The Often-Elusive Value of Tech Innovation

Steve Diller

Sitting here in downtown San Francisco, we’re all swimming in a never-ending stream of tech innovations disgorged from digital factories stretching from here to San Diego. As the Mayor likes to call us, San Francisco is “The City of Innovation.” At the same time, there’s a sentimentality in our politics that evokes the heroic, self-expressive spirit of the Flower Children, the Beats, and other assorted cultural visionaries, one that seems to be speaking to a totally different set of values than those of the techies reinventing everything. Political skirmishes between the two groups happen frequently here.

One can make the argument, however, that the counter-culturalists and the techies are operating from similar assumptions about what belongs at the center of the innovation process. And that those assumptions are frequently inadequate and needlessly wasteful.

Our region’s approach to business innovation has produced massive wealth here and significantly improved products and services for many. At the same time, thousands of start-ups struggle to survive, the vast majority using and inventing tech based on their founders’ visions, and usually burning through other people’s cash and labor shockingly fast. The overwhelming majority will fail in the market, but those who succeed are believed to make up for the carnage along the way. However, it’s not clear that the waste involved in placing these visions at the center of the innovation process is necessary to obtain increased value for customers overall.

These founders’; visions are overwhelmingly tech-centered, in that they imagine new ways of doing something, and then, almost as an afterthought, try to find ways to convince people to buy these new something’s. This approach of “invent first, convince later”; is based partly on a romanticized sense of entrepreneurial heroism–the “take a risk on your own vision”; thing isn’t limited to the Beats. It’s also based on a belief that “consumers” don’t really know what they want today, much less tomorrow. So the technological visionaries need to invent it for them based on their own insights and desires, and then show people why they should want it.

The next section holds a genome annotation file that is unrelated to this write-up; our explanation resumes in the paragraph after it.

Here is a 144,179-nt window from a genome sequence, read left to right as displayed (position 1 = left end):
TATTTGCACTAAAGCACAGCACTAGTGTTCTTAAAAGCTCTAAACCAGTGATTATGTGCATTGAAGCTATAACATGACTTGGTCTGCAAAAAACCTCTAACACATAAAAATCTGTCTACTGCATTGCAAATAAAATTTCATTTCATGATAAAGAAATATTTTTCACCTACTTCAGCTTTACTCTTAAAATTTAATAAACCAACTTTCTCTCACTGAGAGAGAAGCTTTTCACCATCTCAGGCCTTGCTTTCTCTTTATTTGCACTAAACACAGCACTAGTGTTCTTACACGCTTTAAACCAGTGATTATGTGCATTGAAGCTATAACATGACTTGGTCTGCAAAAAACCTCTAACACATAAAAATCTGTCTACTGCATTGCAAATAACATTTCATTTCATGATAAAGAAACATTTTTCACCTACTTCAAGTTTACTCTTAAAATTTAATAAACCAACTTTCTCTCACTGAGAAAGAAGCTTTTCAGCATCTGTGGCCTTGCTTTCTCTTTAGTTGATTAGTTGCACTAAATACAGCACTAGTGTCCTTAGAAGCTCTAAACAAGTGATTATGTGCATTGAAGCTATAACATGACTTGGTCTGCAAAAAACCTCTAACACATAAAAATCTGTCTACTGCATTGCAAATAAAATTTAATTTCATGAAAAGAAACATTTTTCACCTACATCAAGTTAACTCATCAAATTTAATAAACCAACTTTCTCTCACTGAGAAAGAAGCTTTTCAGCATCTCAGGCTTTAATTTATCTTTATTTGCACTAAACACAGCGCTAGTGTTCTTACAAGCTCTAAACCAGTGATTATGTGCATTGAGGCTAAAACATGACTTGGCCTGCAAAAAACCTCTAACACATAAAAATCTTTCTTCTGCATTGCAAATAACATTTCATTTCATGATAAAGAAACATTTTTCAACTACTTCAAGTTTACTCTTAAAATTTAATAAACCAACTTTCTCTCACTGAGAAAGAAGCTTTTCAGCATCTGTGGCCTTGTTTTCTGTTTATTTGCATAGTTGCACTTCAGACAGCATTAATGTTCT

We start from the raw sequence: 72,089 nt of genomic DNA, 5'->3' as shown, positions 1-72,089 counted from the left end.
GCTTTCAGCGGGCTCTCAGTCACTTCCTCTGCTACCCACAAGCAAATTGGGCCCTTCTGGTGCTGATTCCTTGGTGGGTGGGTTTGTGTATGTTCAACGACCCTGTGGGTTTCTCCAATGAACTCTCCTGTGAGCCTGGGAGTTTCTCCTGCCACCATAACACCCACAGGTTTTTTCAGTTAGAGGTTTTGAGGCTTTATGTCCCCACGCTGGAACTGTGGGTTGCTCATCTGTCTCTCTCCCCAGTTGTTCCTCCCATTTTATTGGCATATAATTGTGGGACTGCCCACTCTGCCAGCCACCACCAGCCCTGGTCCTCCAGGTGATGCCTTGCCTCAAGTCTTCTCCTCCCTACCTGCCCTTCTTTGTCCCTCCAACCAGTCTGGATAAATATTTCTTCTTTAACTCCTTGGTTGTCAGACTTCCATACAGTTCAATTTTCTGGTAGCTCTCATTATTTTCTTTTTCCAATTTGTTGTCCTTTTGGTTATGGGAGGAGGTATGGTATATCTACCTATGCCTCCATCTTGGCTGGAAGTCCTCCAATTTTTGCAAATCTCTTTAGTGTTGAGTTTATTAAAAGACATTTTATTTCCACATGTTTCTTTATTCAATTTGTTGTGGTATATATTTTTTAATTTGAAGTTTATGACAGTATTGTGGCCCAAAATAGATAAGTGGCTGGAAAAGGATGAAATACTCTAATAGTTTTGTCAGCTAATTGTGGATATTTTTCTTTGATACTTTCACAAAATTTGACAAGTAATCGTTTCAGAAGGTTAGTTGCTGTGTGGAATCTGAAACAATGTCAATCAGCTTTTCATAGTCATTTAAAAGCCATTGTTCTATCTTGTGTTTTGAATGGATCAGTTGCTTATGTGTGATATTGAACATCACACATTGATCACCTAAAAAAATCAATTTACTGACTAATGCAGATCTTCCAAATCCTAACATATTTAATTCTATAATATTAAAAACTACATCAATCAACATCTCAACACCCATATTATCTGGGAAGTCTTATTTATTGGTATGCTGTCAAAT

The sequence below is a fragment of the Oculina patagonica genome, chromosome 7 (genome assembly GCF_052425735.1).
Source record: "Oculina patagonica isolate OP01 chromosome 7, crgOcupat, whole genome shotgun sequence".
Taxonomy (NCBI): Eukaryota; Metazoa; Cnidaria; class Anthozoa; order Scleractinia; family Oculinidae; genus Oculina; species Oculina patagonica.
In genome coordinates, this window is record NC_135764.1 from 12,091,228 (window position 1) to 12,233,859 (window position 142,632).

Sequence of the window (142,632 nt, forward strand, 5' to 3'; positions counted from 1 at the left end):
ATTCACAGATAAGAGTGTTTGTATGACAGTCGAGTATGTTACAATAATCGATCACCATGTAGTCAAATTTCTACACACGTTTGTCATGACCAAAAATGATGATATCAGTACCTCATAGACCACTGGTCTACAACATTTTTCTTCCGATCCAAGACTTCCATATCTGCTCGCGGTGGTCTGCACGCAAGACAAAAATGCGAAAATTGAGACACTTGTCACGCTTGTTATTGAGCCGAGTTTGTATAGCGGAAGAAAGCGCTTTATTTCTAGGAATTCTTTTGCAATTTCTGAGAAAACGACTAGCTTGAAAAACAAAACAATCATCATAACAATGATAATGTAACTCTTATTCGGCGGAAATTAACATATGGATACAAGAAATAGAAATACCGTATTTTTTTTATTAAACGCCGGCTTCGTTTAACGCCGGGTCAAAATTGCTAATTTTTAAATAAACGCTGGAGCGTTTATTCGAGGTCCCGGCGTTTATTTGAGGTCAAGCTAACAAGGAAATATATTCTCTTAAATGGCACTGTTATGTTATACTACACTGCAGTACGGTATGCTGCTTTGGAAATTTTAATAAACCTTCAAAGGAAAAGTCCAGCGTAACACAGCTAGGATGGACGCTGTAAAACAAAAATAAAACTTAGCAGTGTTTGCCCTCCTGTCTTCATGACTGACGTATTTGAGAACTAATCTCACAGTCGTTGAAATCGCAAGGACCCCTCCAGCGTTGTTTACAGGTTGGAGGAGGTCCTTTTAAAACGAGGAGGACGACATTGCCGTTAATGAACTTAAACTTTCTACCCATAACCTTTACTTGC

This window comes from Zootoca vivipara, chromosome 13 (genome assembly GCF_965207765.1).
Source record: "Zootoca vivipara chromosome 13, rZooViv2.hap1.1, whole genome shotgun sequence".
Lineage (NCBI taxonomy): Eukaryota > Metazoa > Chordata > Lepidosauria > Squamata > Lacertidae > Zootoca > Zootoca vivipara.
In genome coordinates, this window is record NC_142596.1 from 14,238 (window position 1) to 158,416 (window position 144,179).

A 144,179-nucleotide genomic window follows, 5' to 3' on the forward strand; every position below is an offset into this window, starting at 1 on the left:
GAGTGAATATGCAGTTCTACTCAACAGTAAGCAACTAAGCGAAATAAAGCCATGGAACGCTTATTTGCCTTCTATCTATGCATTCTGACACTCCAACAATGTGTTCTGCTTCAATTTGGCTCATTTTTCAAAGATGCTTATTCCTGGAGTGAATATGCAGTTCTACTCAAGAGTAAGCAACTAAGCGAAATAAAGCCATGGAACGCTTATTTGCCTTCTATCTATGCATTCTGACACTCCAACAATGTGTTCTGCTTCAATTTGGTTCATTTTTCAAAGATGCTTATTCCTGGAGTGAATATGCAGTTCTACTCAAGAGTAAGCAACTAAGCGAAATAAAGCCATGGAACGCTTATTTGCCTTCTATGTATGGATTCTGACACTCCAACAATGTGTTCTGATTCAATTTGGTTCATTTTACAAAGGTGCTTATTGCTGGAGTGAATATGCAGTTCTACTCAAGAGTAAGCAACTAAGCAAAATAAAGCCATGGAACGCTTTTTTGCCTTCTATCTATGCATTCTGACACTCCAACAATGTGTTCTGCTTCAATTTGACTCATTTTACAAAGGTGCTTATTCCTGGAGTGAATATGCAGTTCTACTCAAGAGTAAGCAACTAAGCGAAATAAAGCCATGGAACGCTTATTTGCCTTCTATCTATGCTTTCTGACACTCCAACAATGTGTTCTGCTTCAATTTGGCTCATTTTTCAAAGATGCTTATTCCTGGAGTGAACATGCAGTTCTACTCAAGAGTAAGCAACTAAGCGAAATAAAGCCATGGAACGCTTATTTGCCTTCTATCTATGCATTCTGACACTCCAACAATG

Tech innovation suits us here in San Francisco because it’s been framed in ways that’s typical of the city’s creative impulse– it flatters our desire for self-expression. It has, when it’s worked, created massive fortunes and changed the way we do everything, from hailing a cab to controlling the heat in our living rooms. More often, it has wasted the time and money of millions.

Self-expression in tech creativity is a great thing when there’s cash and people’s time to burn. But in most of the world, we need better than "invent first, convince later." Is there a way to make better use of these tech tools? Companies the world over who can't simply re-invent themselves from the ground up may have the greatest need to do so.

To be less wasteful, we need an approach to innovation that’s grounded in something in addition to the self-expressive instincts and desires of tech entrepreneurs and engineers. Perhaps something that makes tech the servant of people’s needs, instead of the center of the innovation process. But what could that be?

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